alexa Congenital and Acute Kidney Disease: Translational Rese
ISSN: 2327-5146

General Medicine: Open Access
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Review Article

Congenital and Acute Kidney Disease: Translational Research Insights from Zebrafish Chemical Genetics

Shahram Jevin Poureetezadi and Rebecca A Wingert*
Department of Biological Sciences, University of Notre Dame, Notre Dame, IN 46556, USA
Corresponding Author : Rebecca A Wingert
Department of Biological Sciences
University of Notre Dame, 100 Galvin Life Sciences
Notre Dame, IN 46556, USA
Tel: (574)-631-0907
Fax: (574)-631-7413
E-mail: [email protected]
Received July 15, 2013; Accepted August 20, 2013; Published August 27, 2013
Citation: Poureetezadi SJ, Wingert RA (2013) Congenital and Acute Kidney Disease: Translational Research Insights from Zebrafish Chemical Genetics. Gen Med (Los Angel) 1:112. doi: 10.4172/2327-5146.1000112
Copyright: © 2013 Poureetezadi SJ, et al. This is an open-access article distributed under the terms of the Creative Commons Attribution License, which permits unrestricted use, distribution, and reproduction in any medium, provided the original author and source are credited.
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Abstract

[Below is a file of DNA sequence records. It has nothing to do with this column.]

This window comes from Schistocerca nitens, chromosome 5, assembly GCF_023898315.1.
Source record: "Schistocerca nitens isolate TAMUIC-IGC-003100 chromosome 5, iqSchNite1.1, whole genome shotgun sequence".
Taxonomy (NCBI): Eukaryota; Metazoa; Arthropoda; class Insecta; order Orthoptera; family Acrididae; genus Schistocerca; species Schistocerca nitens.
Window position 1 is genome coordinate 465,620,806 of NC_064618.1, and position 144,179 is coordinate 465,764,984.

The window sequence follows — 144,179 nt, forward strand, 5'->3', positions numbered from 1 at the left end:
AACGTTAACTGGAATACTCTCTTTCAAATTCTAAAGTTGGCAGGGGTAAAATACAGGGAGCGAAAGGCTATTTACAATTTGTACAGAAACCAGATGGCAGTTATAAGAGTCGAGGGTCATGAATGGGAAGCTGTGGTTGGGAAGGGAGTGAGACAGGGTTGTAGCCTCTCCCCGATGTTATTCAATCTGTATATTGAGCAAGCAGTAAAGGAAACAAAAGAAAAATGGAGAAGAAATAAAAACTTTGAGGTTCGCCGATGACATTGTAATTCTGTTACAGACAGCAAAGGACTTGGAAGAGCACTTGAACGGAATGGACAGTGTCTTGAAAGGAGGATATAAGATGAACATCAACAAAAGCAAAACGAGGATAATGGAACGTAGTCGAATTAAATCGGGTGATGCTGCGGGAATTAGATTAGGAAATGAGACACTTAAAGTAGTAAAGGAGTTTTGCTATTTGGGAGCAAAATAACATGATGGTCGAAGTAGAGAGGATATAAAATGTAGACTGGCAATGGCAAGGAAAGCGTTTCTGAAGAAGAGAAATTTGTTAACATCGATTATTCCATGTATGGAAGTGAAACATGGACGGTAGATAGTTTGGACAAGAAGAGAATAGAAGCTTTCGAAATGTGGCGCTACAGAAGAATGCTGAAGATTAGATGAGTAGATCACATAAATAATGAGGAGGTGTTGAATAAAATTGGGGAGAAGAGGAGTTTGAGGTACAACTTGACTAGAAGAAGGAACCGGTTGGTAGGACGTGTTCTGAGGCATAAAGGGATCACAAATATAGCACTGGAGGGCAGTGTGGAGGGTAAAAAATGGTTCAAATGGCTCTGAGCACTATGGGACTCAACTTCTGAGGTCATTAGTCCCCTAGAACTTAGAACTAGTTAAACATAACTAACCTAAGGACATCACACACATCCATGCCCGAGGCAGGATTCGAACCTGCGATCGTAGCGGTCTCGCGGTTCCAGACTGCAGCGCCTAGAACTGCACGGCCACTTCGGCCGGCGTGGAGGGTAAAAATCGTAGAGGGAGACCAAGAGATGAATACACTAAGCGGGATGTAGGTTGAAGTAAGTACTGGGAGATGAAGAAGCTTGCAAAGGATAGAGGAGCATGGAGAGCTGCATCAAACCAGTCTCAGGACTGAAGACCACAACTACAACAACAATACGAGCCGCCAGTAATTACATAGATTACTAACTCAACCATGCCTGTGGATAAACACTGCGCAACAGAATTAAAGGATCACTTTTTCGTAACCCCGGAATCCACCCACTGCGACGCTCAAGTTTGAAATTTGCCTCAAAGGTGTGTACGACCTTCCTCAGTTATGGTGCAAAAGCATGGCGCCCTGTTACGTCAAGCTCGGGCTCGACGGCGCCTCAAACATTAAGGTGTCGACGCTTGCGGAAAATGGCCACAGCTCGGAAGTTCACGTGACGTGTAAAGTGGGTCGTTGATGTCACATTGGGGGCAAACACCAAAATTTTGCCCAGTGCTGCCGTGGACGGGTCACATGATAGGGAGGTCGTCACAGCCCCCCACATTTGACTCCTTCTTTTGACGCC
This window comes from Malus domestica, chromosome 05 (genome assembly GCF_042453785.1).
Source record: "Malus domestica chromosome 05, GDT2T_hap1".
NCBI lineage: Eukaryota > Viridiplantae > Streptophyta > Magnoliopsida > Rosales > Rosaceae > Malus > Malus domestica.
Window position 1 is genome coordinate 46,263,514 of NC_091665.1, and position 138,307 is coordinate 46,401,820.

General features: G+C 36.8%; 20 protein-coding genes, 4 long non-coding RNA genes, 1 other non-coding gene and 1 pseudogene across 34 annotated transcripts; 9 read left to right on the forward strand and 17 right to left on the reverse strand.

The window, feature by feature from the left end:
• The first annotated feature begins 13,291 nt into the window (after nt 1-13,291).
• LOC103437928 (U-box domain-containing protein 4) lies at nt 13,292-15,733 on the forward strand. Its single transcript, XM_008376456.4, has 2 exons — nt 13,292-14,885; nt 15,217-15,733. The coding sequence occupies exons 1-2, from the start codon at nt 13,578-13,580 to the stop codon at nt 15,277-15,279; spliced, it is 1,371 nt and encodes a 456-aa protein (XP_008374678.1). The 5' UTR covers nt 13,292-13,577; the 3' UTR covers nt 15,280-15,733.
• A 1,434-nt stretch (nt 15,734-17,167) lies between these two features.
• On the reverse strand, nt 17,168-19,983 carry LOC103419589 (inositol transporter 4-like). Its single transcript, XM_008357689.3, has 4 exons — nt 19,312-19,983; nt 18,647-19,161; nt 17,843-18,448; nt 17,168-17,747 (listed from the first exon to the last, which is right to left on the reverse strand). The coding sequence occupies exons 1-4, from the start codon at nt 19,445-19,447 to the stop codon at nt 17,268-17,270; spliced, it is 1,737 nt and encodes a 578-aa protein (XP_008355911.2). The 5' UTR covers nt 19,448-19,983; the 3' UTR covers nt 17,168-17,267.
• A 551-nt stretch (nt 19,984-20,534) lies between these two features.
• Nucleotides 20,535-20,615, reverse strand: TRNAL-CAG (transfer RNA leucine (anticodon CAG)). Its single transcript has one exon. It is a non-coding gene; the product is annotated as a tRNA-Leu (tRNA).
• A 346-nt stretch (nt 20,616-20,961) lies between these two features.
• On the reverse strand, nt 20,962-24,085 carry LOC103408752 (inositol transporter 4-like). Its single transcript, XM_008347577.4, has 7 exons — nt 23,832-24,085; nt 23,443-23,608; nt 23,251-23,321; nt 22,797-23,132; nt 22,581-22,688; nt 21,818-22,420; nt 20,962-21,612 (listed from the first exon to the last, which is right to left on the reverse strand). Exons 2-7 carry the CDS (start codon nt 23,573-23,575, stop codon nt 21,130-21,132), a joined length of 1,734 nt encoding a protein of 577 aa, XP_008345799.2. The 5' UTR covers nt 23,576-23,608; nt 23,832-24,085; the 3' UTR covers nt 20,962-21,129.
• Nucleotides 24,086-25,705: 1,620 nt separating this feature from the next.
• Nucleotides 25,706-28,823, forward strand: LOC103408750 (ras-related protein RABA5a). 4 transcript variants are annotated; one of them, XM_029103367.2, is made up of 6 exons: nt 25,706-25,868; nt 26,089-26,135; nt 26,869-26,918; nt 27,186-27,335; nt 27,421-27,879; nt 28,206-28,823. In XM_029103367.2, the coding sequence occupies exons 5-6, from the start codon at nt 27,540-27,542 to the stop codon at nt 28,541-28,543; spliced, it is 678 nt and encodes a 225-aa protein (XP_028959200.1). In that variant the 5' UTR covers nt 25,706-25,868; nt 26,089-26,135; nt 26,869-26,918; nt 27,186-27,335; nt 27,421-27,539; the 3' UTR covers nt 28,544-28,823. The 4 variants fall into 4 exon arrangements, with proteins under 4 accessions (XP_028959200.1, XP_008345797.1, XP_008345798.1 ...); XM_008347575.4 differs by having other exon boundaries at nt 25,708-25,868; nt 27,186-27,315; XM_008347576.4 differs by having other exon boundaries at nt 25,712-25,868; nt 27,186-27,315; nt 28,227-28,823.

Today, acute kidney injury (AKI) and congenital anomalies of the kidney and urinary tract (CAKUT) represent major issues in healthcare. Both AKI and CAKUT can lead to end stage renal disease (ESRD) that requires life-long medical care with renal replacement therapy. Renal replacement by dialysis is intensive, and kidney transplantation is restricted by organ availability. These limitations, along with the growing epidemic of patients affected by kidney disease, highlight the significant need to identify alternative ways to treat renal injury and birth defects. Drug discovery is one promising avenue of current research. Here, we discuss zebrafish chemical genetics and its latent potency as a method to rapidly identify small molecule therapeutics to accelerate recovery after AKI. Specifically, we review two groundbreaking studies that have recently provided a template to screen for compounds that expand the renal progenitor field in development that were capable of treating AKI in both the zebrafish and the mouse. These new findings demonstrate that drug discovery using zebrafish can be used for relevant translational research to identify clinical interventions for renal conditions in humans.

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